Take some time to think about and reflect upon an experience when you were at your best. Take the time to write your story as objectively as possible.

Once you have written your story, please share it with me before our next coaching session. We will review your story together in our conversation, where I will ask you to highlight the strengths that are apparent to you. The purpose is to raise your awareness about your strengths and learn to spot and identify when and how strengths become enacted and embodied in your daily experience. I may also add my observations of what the story exemplifies as your strengths.

Being at your best is predominantly a subjective feeling and experience. We are not concerned about an actual outstanding performance delivery or an exemplary outcome.

It is important that being at your best is meaningful to you; it is not an attempt to impress or conform to what others think.

Instructions: You, At Your Best. 

Find your story.

Think of a specific time, recently or a while back, when you were at your very best. You may have been facing a particularly difficult situation or enhanced an already positive one. You were expressing the qualities that make you feel the most authentic and energized. The experience made you feel proud and happy to be alive.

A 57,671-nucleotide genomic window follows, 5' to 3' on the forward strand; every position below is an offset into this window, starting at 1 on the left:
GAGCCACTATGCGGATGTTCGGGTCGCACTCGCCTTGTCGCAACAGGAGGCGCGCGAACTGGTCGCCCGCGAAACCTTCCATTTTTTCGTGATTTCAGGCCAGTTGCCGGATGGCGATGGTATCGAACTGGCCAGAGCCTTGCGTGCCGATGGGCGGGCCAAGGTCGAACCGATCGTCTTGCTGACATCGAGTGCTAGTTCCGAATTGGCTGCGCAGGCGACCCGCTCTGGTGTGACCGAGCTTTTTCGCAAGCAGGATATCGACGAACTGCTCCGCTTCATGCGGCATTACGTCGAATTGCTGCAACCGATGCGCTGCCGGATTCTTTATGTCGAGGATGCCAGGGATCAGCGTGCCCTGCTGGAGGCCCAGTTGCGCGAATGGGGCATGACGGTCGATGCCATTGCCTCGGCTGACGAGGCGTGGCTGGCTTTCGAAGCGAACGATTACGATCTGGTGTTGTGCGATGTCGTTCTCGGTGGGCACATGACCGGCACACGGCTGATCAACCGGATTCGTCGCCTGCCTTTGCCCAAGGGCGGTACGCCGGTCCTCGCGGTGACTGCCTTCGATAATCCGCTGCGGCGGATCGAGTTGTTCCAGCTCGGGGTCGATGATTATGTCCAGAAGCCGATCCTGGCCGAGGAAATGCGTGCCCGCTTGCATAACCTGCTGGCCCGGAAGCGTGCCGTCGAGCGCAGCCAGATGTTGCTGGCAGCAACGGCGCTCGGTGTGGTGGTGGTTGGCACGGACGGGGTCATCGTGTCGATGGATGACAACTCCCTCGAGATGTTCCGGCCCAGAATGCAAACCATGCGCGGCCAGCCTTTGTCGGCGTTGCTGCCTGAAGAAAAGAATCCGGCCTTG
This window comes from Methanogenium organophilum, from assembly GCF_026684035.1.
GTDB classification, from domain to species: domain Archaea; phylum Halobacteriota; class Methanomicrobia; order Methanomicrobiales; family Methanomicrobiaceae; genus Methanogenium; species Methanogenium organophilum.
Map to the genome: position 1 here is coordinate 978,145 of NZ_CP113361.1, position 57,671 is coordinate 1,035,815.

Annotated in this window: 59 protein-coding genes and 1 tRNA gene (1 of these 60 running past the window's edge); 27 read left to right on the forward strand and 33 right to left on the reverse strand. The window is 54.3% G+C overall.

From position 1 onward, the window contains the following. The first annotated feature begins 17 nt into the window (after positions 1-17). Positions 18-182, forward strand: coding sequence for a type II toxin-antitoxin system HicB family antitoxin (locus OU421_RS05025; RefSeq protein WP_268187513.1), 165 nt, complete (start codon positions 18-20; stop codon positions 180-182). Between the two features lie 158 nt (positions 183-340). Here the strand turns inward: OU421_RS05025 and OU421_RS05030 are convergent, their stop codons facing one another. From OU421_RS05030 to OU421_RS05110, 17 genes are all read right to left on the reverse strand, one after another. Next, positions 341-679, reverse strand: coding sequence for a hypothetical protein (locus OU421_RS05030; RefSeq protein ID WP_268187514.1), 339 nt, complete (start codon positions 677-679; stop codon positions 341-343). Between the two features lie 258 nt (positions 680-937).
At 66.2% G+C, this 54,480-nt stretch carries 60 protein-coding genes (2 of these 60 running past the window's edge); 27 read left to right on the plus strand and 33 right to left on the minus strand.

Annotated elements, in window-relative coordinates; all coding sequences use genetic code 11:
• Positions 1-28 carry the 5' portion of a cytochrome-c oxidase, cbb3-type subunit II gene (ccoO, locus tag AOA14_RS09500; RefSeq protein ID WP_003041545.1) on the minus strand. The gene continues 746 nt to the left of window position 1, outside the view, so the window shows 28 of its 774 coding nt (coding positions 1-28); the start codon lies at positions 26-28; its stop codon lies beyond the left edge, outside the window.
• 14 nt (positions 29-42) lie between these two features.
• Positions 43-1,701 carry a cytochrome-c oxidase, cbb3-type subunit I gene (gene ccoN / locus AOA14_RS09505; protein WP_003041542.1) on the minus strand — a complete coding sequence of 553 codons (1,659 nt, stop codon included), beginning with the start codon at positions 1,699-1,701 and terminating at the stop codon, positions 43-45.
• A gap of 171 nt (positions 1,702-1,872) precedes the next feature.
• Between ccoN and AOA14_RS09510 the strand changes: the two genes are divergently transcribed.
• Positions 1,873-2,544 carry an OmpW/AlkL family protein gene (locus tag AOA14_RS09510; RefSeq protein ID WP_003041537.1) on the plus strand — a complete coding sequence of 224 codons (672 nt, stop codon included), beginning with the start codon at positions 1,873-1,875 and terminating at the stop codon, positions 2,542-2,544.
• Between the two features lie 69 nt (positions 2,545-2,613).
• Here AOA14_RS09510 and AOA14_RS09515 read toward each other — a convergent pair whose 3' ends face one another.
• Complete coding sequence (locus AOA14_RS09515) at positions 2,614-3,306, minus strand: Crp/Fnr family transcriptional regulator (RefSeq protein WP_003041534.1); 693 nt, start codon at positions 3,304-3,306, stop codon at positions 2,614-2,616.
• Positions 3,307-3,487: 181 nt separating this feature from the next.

Develop a story for that experience or for that moment in time.


Write your story as concretely as you can. Allow the facts of the story to demonstrate your strengths and values. What happened in the situation? What role did you play? What did you do that was particularly successful or useful to someone? What kind of feeling did you experience?

Beginning, middle, end. 

Give the story a beginning and a middle, and try to close your story with a powerful ending. You might relive the positive experience in your mind, just as you were watching a movie. Write your story down.


After writing about your experience, go back and read your story. As you read through it, circle the words and phrases you consider related to your strengths.

Find your strengths. 

Write down a list of the strengths you identified from reflecting upon a time when you were at your best.